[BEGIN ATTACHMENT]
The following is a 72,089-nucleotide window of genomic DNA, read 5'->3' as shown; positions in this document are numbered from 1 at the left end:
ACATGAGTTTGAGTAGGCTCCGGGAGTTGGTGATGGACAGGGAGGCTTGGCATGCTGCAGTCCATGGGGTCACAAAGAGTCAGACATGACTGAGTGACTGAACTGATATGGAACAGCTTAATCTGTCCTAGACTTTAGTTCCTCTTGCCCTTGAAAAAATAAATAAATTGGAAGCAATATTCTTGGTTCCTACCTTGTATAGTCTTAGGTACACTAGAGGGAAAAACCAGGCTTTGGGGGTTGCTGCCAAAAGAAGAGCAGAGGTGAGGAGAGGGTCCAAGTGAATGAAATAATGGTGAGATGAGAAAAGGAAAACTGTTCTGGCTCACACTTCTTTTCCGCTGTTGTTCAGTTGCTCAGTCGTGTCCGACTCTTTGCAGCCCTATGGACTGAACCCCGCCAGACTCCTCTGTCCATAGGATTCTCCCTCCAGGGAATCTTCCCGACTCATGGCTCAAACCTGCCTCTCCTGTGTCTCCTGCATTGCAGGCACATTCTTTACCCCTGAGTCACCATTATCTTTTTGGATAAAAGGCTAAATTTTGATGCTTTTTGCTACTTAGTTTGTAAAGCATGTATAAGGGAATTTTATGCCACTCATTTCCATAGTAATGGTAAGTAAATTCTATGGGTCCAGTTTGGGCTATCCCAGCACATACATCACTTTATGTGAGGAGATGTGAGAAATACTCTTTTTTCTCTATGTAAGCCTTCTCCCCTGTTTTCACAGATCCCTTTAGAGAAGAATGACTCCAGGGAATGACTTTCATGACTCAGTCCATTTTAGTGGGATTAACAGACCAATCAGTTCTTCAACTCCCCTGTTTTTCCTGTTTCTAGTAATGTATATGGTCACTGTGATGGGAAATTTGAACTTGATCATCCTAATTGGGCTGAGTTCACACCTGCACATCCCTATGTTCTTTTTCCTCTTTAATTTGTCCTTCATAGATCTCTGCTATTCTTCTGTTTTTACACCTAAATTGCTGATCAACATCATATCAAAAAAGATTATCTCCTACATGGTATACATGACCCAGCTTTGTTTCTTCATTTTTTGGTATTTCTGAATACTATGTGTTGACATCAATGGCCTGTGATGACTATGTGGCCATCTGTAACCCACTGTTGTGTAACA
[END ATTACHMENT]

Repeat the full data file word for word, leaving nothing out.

The following is a 72,089-nucleotide window of genomic DNA, read 5'->3' as shown; positions in this document are numbered from 1 at the left end:
ACATGAGTTTGAGTAGGCTCCGGGAGTTGGTGATGGACAGGGAGGCTTGGCATGCTGCAGTCCATGGGGTCACAAAGAGTCAGACATGACTGAGTGACTGAACTGATATGGAACAGCTTAATCTGTCCTAGACTTTAGTTCCTCTTGCCCTTGAAAAAATAAATAAATTGGAAGCAATATTCTTGGTTCCTACCTTGTATAGTCTTAGGTACACTAGAGGGAAAAACCAGGCTTTGGGGGTTGCTGCCAAAAGAAGAGCAGAGGTGAGGAGAGGGTCCAAGTGAATGAAATAATGGTGAGATGAGAAAAGGAAAACTGTTCTGGCTCACACTTCTTTTCCGCTGTTGTTCAGTTGCTCAGTCGTGTCCGACTCTTTGCAGCCCTATGGACTGAACCCCGCCAGACTCCTCTGTCCATAGGATTCTCCCTCCAGGGAATCTTCCCGACTCATGGCTCAAACCTGCCTCTCCTGTGTCTCCTGCATTGCAGGCACATTCTTTACCCCTGAGTCACCATTATCTTTTTGGATAAAAGGCTAAATTTTGATGCTTTTTGCTACTTAGTTTGTAAAGCATGTATAAGGGAATTTTATGCCACTCATTTCCATAGTAATGGTAAGTAAATTCTATGGGTCCAGTTTGGGCTATCCCAGCACATACATCACTTTATGTGAGGAGATGTGAGAAATACTCTTTTTTCTCTATGTAAGCCTTCTCCCCTGTTTTCACAGATCCCTTTAGAGAAGAATGACTCCAGGGAATGACTTTCATGACTCAGTCCATTTTAGTGGGATTAACAGACCAATCAGTTCTTCAACTCCCCTGTTTTTCCTGTTTCTAGTAATGTATATGGTCACTGTGATGGGAAATTTGAACTTGATCATCCTAATTGGGCTGAGTTCACACCTGCACATCCCTATGTTCTTTTTCCTCTTTAATTTGTCCTTCATAGATCTCTGCTATTCTTCTGTTTTTACACCTAAATTGCTGATCAACATCATATCAAAAAAGATTATCTCCTACATGGTATACATGACCCAGCTTTGTTTCTTCATTTTTTGGTATTTCTGAATACTATGTGTTGACATCAATGGCCTGTGATGACTATGTGGCCATCTGTAACCCACTGTTGTGTAACA